Meet the CEO: Emma Rooney

Briony Richter speaks to Emma Rooney, chief executive of Childbase Partnership about her early years career, the principles that guide the group and her take on the sector’s future

Tell us about your career in the early years sector and how you came to your current role

I have a degree in early childhood studies, the Early Years Professional Status (EYPS) qualification and over 25 years’ experience in the sector. I developed my operational and business skills in a variety of leadership roles before joining Childbase Partnership in 2012 as a regional director and found a natural home there.

The ‘in it together’ employee ownership business model where colleagues are not only empowered but actively encouraged in decision-making fits in perfectly with my approach to managing people.

After two years as a regional director, during which my dedicated teams exceeded all expectations, I was offered and accepted the role of operations director. I have been chief executive for five years now.

What’s the most challenging aspect of being a chief executive and how have you adapted your leadership style to get the best results?

Maintaining a connection with colleagues as individuals is much harder when there are over 2,300 employee owners in 44 Childbase nurseries from Nottingham to Reading.

Operating in an extremely competitive marketplace, a challenging recruitment sector and being subject to high levels of regulation and government inspection mean the ‘quick fixes’ in improving workplace happiness aren’t always possible.

I want people to enjoy their jobs and ultimately be happy, but I also have to ensure that the business is sustainable and continues to recognise and benefit everyone as owners. That’s a challenge. Visibility and relevant, regular communication have always been a priority for me. Operating throughout the pandemic crystallised my belief that continually honing and developing opportunities for colleagues to engage with me confidently is absolutely vital.

What’s been the most rewarding part of your job?

Seeing the excellent results achieved right across the business by engaged and committed colleagues and how much the achievements mean to everyone personally. We all take enormous pride in excellent parent reviews and Ofsted Outstanding inspection reports.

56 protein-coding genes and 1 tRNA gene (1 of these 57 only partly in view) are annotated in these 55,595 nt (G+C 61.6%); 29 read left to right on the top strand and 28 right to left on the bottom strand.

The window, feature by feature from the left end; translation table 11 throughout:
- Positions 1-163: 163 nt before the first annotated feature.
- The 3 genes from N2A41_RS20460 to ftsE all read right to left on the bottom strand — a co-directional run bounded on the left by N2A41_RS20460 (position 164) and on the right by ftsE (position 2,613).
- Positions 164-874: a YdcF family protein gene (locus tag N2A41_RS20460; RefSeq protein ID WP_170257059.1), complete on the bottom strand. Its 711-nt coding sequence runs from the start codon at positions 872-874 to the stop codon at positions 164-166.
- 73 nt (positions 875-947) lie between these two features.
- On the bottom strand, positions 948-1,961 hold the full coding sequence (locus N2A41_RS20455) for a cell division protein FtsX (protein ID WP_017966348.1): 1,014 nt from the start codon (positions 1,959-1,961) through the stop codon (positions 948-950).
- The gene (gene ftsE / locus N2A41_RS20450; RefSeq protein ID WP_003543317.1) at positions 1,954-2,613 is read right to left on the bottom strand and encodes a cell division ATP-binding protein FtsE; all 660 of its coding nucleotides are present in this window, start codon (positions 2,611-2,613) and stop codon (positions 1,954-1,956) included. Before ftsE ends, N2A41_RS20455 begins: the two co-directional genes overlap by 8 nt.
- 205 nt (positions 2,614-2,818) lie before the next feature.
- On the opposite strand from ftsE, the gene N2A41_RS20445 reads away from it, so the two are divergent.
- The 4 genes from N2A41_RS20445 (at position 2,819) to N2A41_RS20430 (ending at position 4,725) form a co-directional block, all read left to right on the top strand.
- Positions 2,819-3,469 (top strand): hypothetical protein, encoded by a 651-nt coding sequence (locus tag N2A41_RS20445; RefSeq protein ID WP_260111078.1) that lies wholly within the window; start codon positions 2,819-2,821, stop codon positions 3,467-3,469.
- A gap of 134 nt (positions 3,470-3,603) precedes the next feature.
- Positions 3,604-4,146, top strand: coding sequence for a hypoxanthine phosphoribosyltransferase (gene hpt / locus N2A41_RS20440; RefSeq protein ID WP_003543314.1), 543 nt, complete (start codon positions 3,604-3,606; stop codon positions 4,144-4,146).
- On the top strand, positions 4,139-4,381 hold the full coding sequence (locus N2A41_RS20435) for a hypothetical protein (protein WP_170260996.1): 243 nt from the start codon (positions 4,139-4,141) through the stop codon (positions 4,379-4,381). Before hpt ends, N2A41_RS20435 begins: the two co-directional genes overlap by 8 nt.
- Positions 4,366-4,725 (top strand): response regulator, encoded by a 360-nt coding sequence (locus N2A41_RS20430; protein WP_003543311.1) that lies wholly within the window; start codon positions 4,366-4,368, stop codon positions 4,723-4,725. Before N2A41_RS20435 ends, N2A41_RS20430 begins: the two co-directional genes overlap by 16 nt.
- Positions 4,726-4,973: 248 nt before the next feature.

Equally rewarding is seeing a colleague exceed their own expectations like Kayleigh Phelan who recently gained a distinction in her level 3 qualification. A talented practitioner, but less confident with early years theory, Kayleigh’s potential was recognised, and she was encouraged to study with the Childbase Academy of Excellence. Given the right support, her incredible achievement has given her the confidence to look at further opportunities.

Employee wellbeing initiatives continue to evolve to meet the diverse needs of staff. What programmes at Childbase Partnership are you most proud of?

I’m incredibly proud of both the £8.5 million financial support plan last year which was to combat the cost-of-living crisis and the partnership reward days initiative this year which is based on hours worked in the previous three months, with full-timers getting up to five days extra paid leave in each quarter and pro-rata allocations for others. They both provide a degree of flexibility and choice which is still so lacking across the sector.

In addition to the profit-sharing cash, free meals, feminine hygiene products available in nurseries, and access to discounted shopping introduced last year, colleagues have exclusive access to the NHS-validated app and a team of clinical therapists providing targeted support for everything from how to recognise and effectively manage stress to empowering colleagues to sleep better.